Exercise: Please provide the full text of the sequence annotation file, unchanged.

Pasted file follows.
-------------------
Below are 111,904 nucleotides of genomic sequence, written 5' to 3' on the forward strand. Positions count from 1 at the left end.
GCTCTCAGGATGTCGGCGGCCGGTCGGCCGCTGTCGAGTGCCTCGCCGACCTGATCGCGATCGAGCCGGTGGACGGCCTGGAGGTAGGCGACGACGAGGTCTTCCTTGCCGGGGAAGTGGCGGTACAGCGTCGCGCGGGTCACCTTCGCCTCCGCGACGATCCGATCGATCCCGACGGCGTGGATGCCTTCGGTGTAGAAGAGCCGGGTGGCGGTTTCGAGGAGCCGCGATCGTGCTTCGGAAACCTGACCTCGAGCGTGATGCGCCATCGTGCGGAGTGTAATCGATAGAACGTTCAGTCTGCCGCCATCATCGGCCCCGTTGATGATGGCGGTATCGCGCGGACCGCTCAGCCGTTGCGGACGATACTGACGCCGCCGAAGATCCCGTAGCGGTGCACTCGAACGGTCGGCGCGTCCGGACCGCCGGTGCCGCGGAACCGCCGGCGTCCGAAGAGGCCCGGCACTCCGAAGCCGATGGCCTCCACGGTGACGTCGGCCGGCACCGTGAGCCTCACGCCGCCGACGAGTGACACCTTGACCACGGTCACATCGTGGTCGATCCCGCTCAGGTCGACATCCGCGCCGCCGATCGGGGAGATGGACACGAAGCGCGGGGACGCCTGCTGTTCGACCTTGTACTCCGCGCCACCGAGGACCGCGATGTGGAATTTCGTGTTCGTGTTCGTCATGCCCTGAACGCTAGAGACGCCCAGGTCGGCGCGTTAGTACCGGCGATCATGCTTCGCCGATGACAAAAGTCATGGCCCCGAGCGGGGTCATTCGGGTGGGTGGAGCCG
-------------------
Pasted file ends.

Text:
Below are 111,904 nucleotides of genomic sequence, written 5' to 3' on the forward strand. Positions count from 1 at the left end.
GCTCTCAGGATGTCGGCGGCCGGTCGGCCGCTGTCGAGTGCCTCGCCGACCTGATCGCGATCGAGCCGGTGGACGGCCTGGAGGTAGGCGACGACGAGGTCTTCCTTGCCGGGGAAGTGGCGGTACAGCGTCGCGCGGGTCACCTTCGCCTCCGCGACGATCCGATCGATCCCGACGGCGTGGATGCCTTCGGTGTAGAAGAGCCGGGTGGCGGTTTCGAGGAGCCGCGATCGTGCTTCGGAAACCTGACCTCGAGCGTGATGCGCCATCGTGCGGAGTGTAATCGATAGAACGTTCAGTCTGCCGCCATCATCGGCCCCGTTGATGATGGCGGTATCGCGCGGACCGCTCAGCCGTTGCGGACGATACTGACGCCGCCGAAGATCCCGTAGCGGTGCACTCGAACGGTCGGCGCGTCCGGACCGCCGGTGCCGCGGAACCGCCGGCGTCCGAAGAGGCCCGGCACTCCGAAGCCGATGGCCTCCACGGTGACGTCGGCCGGCACCGTGAGCCTCACGCCGCCGACGAGTGACACCTTGACCACGGTCACATCGTGGTCGATCCCGCTCAGGTCGACATCCGCGCCGCCGATCGGGGAGATGGACACGAAGCGCGGGGACGCCTGCTGTTCGACCTTGTACTCCGCGCCACCGAGGACCGCGATGTGGAATTTCGTGTTCGTGTTCGTCATGCCCTGAACGCTAGAGACGCCCAGGTCGGCGCGTTAGTACCGGCGATCATGCTTCGCCGATGACAAAAGTCATGGCCCCGAGCGGGGTCATTCGGGTGGGTGGAGCCG